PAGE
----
My climbing instructor was trapped at the bottom of a 30-foot moat just below the summit of Mt. Olympus. As a junior in high school, I knew a little about rope rescue techniques, but hardly anything about glacier moats. Had it been the other way around the entire rescue may have been avoidable, but familiarity with glacial processes is often limited to seasoned mountaineers and geologists. Yet in this age of rapid global warming and increased mountaineering activity, one does not have to be a climber or scientist to interact with glaciers. The dynamic and awesome activity disguised among distant snow-capped peaks is relevant to us all.

Glaciers are inescapable. Farmers throughout the world plow around vehicle-sized stones left behind by retreating glaciers in the middle of perfectly flat fields. In recent geologic time, glaciers have scoured 30% of the Earth’s land surface including much of North America. Currently, glaciers hold more than 75% of the planet’s fresh water supply; Florida, and other low-lying coastal areas, would be flooded by a rise in sea level if all the world’s glaciers were to suddenly melt. Global warming and the potential impact of receding glaciers in the tropics and Antarctica have received much attention from both the scientific and popular press. The current swing toward a warmer climate is a well documented and accepted fact, and a relatively small rise in temperature can dramatically shrink a local glacier at rate noticeable to the casual visitor. Thus a Minnesota soybean farmer, an owner of a coastal cabin, and a hiker passing Mount Rainier on the Pacific Crest Trail are all directly affected by glacial processes.

For many, kicking crampons into blue glacial ice, looking skyward from the bottom of a crevasse, or mapping past ablation horizons is a geographic and technical impossibility. Hikers often examine glaciers at a cautious distance. For most introductory geology students, the complicated mix of snow, firn, dirt, running water, solid ice, and rock that make up a glacier are explored only through descriptions and photographs in a geology text. However, even in the most thorough book it is often difficult to get a sense of how simple processes like accumulation and ablation interrelate. Often, one may find pictures of features associated with a process, but they may jump from one continent to another or vary in glacier type and climate. This approach often fails to illustrate how separate processes effect one another. A glacier is an integrated and dynamic system, with each detail and process connected to a greater whole. The study of the glacial environment should logically parallel this design.

This book unites the basic concepts of glaciology using the Blue Glacier of the Olympic Mountains as a case study. This glacier has been extensively studied since the 1950’s and research data from primary literature is combined with over 60 photographs to provide a complete picture of Blue Glacier as a system. No previous geology experience is assumed; the material should be accessible to an introductory geology student, someone in a beginning mountaineering course, or a coffee table browser. Glacier travel is not an experience that is open to everyone, but I hope to provide geologists and non-geologists alike the next best thing to crampons and an ice axe—a means to explore the glacier environment and glimpse the exciting real-time geologic process at work in our own backyard.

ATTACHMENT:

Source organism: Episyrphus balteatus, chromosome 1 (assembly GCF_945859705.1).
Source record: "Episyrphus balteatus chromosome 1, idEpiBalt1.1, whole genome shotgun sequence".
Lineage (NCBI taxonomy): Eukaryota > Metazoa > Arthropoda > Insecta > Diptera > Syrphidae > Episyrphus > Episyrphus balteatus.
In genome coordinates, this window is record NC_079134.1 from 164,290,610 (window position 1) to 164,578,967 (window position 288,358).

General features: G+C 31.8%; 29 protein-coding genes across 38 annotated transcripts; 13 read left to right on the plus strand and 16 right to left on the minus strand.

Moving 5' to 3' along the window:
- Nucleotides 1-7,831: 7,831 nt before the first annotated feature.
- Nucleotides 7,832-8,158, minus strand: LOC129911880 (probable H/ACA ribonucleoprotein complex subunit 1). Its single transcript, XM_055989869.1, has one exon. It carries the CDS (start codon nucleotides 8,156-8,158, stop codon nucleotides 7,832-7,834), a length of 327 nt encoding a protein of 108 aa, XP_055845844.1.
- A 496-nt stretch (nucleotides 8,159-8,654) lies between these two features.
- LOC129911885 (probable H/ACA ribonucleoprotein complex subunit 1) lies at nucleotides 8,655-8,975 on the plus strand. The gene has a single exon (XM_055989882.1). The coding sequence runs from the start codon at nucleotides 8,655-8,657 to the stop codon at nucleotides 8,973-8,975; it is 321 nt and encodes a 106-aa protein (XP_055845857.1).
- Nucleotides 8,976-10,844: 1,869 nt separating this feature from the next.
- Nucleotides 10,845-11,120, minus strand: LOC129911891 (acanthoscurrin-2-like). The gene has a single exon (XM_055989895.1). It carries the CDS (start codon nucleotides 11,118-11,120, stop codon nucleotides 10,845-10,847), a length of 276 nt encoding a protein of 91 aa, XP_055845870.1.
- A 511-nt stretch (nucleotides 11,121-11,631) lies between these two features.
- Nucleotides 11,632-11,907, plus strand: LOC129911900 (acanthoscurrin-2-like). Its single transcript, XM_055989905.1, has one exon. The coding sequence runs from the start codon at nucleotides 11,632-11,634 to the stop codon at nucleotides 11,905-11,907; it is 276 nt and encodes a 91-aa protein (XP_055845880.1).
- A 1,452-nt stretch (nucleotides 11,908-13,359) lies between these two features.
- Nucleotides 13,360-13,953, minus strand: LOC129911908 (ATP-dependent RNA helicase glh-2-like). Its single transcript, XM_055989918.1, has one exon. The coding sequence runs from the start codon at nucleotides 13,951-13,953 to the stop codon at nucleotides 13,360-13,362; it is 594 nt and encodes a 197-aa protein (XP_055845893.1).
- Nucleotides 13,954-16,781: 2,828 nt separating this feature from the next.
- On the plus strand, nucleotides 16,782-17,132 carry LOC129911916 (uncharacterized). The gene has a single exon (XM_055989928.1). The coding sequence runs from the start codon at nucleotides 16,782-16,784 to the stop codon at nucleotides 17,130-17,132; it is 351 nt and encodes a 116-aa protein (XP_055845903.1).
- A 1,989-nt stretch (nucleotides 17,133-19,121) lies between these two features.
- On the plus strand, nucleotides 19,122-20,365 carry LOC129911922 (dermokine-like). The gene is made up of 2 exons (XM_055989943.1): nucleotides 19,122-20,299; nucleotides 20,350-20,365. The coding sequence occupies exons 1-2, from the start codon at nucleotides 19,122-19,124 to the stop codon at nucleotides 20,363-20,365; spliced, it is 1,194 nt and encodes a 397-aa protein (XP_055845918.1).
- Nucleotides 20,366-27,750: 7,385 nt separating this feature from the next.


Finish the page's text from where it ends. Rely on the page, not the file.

A journey to the Blue Glacier begins with a 27-kilometer walk through the wettest place in North America. The Olympic Peninsula of western Washington is famous for its old-growth firs that reach 90 meters in height, spongy carpets of moss, and incessant rain. The latter is what makes the 266 glaciers hidden among the peaks of the region so active and exciting—Blue Glacier receives more precipitation and is lower in altitude than any other glacier in the country. Ninety percent of North America’s glaciers are found here or in the nearby Cascade Range.

Blue Glacier flows down the north side of Mount Olympus (2428m) in the heart of the Olympic Mountains. The glacier begins at 2377 meters above sea level, takes a left turn, and drops 1143 meters in 4.3 kilometers to a final elevation of 1234 meters. It has a total area of 4.3 square kilometers, and a volume of 0.57 cubic kilometers or 1 trillion one-inch ice cubes. The Blue Glacier is a large contributor to the 25,000 gallons of water per second that flow down the Hoh River to the Pacific Ocean fifty-five kilometers downstream.

All photographs were taken late in the melt season during August of 2001. Many features usually hidden were exposed due to low snow accumulation the previous winter. A chicken was a member of the climbing expedition to provide an object of scale. The rooster is life size but lost both feet to frostbite.

photos on this page by Joel Reid


intro | terminology | accumulation | firn | blue | ablation | water | equilibrium | massbalance | movement | crevasse | structure | algae | moraine | debris | erosion
pdf version | glacier glossary | bibliography | about blue ice

Benjamin Drummond 2002